Kenyan President Mwai Kibaki Tuesday toured areas in northern Kenya hit particularly hard by a recent famine and drought in which at least 20 people have died over the past few weeks. Experts estimate that some 2.5 million people need emergency food aid.
During his one-day trip to Wajir and Mandera districts, Mr. Kibaki ceremonially sent off some trucks delivering food aid to malnourished and hungry people.
Mr. Kibaki also met with Kenyans suffering from the famine and drought, and assured them that his government was doing everything in its power to help them. He also promised to purchase livestock that might otherwise perish from the drought.
"He's on top of things," explained government spokesman Alfred Mutua. "He's monitoring the situation, and he will ensure that any person and every person who can be fed, who should receive clean water or medical care does so in a very fast manner."
Mr. Kibaki and his government has come under fire from church groups and others for what they say is the government's failure to build up and transport food stocks from productive areas of the country.
Two seasons of failed rains has resulted in what the Kenya Red Cross says is a serious situation in about 22 districts, mostly in northern Kenya.
The Red Cross' secretary-general Abbas Gullet explains the conditions in those areas.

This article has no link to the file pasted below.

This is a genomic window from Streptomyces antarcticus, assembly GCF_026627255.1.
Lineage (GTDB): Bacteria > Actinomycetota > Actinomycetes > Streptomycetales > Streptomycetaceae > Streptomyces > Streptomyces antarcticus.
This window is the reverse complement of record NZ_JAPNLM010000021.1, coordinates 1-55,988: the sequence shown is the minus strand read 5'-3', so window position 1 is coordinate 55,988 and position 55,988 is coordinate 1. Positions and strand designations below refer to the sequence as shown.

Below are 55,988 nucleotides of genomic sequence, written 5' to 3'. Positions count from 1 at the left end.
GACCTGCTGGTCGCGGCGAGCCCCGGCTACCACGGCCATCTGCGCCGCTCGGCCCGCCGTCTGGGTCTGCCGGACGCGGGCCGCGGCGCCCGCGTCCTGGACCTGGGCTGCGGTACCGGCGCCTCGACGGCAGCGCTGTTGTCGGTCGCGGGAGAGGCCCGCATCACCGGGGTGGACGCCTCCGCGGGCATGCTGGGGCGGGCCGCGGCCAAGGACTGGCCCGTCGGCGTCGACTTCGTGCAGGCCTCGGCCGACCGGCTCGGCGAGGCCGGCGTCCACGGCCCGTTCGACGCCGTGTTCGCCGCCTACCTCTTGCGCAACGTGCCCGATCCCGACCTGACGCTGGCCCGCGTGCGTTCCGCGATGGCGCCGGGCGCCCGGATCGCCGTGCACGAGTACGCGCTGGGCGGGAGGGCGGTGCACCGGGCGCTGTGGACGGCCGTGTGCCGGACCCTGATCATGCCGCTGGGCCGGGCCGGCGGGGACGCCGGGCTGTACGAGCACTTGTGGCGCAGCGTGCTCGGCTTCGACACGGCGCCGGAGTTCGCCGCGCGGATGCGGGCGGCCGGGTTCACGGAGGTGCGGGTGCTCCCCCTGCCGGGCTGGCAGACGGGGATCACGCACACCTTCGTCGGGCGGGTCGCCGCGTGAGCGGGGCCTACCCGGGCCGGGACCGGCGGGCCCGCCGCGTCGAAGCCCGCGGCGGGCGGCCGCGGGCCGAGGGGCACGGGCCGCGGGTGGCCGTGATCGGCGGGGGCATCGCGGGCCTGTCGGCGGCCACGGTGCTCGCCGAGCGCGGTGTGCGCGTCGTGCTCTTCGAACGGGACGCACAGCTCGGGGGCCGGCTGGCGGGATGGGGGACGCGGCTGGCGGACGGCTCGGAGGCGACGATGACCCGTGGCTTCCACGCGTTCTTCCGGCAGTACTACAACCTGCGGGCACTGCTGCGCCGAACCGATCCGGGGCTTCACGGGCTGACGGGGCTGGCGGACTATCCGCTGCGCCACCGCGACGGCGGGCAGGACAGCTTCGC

"Animals have been dying by the thousands if not the hundreds of thousands," he said. "People themselves are facing grim situations where they are losing their livelihood. These are pastoralist communities - they are losing their animals. There is serious water shortage, there is serious food shortage."
Mr. Gullet says his organization and others are trying to rehabilitate existing bore holes for drinking water wells and truck in water to improve the situation.
At least 20 people have died within the past few weeks in affected areas. Mr. Gullet says many people are suffering from malnutrition and diseases related to a poor water supply.
The government and private donors are shipping food aid to the affected areas. In a December 24 statement, Mr. Kibaki said 7.5 million bags of maize and 2.5 million bags of beans and other food items are still needed to bridge the food gap.